“I suppose with coffee it does take a certain amount of time for the pharmacological effect of caffeine to kick in. With chewing gum you’re more in control of the time frame,” Allen adds.

Vibrations and flashing lights

“But it depends on the type of task you’re doing. Our research was based on quite boring tasks that would be more likely associated with disengagement or mind wandering. The effect is most clear when someone’s attention is beginning to flag if they’re doing a task that requires sustained attention over a considerable period of time.”

Elsewhere, there are also slightly more high-tech methods of staying alert that we could see in the future.

US company Vigo has developed a headset that tracks your blink patterns and head motions to detect when you’re getting sleepy. The device then nudges you awake with vibrations, discreet flashing lights, turning up your music or suggesting that you make a phone call.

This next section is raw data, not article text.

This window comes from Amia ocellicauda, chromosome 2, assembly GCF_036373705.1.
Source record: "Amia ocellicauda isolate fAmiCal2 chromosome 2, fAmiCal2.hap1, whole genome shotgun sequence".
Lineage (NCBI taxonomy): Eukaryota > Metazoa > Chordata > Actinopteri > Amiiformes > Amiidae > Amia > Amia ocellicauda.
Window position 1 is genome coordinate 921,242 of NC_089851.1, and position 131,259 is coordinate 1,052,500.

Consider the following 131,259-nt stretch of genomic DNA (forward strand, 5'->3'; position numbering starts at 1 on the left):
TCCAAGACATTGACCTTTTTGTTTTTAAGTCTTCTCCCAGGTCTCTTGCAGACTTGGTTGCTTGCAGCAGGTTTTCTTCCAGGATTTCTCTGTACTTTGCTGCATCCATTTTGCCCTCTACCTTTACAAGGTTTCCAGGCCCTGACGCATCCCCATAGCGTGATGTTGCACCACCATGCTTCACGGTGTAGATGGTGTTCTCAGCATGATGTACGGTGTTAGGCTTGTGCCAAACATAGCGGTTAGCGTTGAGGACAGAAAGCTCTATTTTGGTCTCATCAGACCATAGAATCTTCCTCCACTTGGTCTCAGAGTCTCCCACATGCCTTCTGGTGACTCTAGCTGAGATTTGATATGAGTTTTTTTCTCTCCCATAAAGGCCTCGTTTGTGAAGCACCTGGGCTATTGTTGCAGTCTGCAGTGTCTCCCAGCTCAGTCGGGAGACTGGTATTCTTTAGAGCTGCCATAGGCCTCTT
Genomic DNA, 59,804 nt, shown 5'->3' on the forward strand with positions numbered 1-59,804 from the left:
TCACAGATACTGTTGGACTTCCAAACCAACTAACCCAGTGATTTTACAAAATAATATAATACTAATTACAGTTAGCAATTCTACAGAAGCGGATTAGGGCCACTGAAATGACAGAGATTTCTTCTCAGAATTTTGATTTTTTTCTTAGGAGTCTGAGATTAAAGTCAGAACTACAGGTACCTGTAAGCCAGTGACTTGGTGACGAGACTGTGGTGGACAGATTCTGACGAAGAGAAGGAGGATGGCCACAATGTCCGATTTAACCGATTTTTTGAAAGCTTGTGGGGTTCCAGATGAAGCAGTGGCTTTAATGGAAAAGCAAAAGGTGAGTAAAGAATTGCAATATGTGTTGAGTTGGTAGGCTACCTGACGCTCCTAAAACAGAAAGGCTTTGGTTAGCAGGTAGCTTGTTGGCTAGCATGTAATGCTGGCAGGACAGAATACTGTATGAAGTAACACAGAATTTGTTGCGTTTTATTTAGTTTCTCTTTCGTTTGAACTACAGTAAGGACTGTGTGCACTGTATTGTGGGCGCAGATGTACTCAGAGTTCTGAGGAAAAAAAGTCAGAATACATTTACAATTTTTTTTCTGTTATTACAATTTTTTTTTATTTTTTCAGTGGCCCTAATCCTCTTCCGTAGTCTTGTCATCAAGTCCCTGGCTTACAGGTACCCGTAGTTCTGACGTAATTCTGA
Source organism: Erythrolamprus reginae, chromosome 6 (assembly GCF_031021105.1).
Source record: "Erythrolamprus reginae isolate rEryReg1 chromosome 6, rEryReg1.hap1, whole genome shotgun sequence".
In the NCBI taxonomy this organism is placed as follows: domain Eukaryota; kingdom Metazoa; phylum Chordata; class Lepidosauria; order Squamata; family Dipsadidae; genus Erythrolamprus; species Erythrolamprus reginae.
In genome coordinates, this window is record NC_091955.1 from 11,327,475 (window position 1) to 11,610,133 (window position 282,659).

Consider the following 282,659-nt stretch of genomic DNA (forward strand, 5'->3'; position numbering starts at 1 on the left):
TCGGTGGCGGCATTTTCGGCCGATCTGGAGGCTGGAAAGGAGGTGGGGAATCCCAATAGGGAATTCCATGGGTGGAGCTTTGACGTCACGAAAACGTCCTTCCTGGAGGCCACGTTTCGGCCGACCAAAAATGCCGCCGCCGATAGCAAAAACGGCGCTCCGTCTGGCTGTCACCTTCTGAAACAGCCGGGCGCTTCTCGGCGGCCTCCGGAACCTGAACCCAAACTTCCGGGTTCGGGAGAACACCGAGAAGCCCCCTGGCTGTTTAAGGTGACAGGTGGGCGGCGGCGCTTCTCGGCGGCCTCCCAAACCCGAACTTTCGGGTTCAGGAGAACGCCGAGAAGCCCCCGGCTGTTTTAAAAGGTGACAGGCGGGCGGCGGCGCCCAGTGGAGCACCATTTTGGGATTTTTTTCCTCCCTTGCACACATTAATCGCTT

A driver wearing the Vigo alertness headset Source: Vigo

Designed with long-distance drivers in mind, Vigo also comes with an app that monitors driving performance and aims to give users suggestions for better routines, like when to take a break.

The idea of being nudged awake by a device at work might sound a bit extreme, but Allen adds that there’s “a lot of hype around neurostimulation”, with researchers looking at non-invasive techniques like magnetic stimulation, which may be able to target areas in the brain to enhance attention further down the line.

“There’s a lot of research still to be done, especially into the ethics of these kind of approaches and what the long-term effects are. But I certainly think that will be an area of interest in the future.”

So while technology may someday play a part in how we keep alert, for now it might just be easier to stick to your morning Americano, or maybe try chewing some gum. 

The future is nearer than you think. The Volkswagen e-Golf is an electrifying driving experience, combining modern design with future-facing technology including gesture control and unique connectivity. Discover more at Volkswagen.ie. Volkswagen: we make the future real.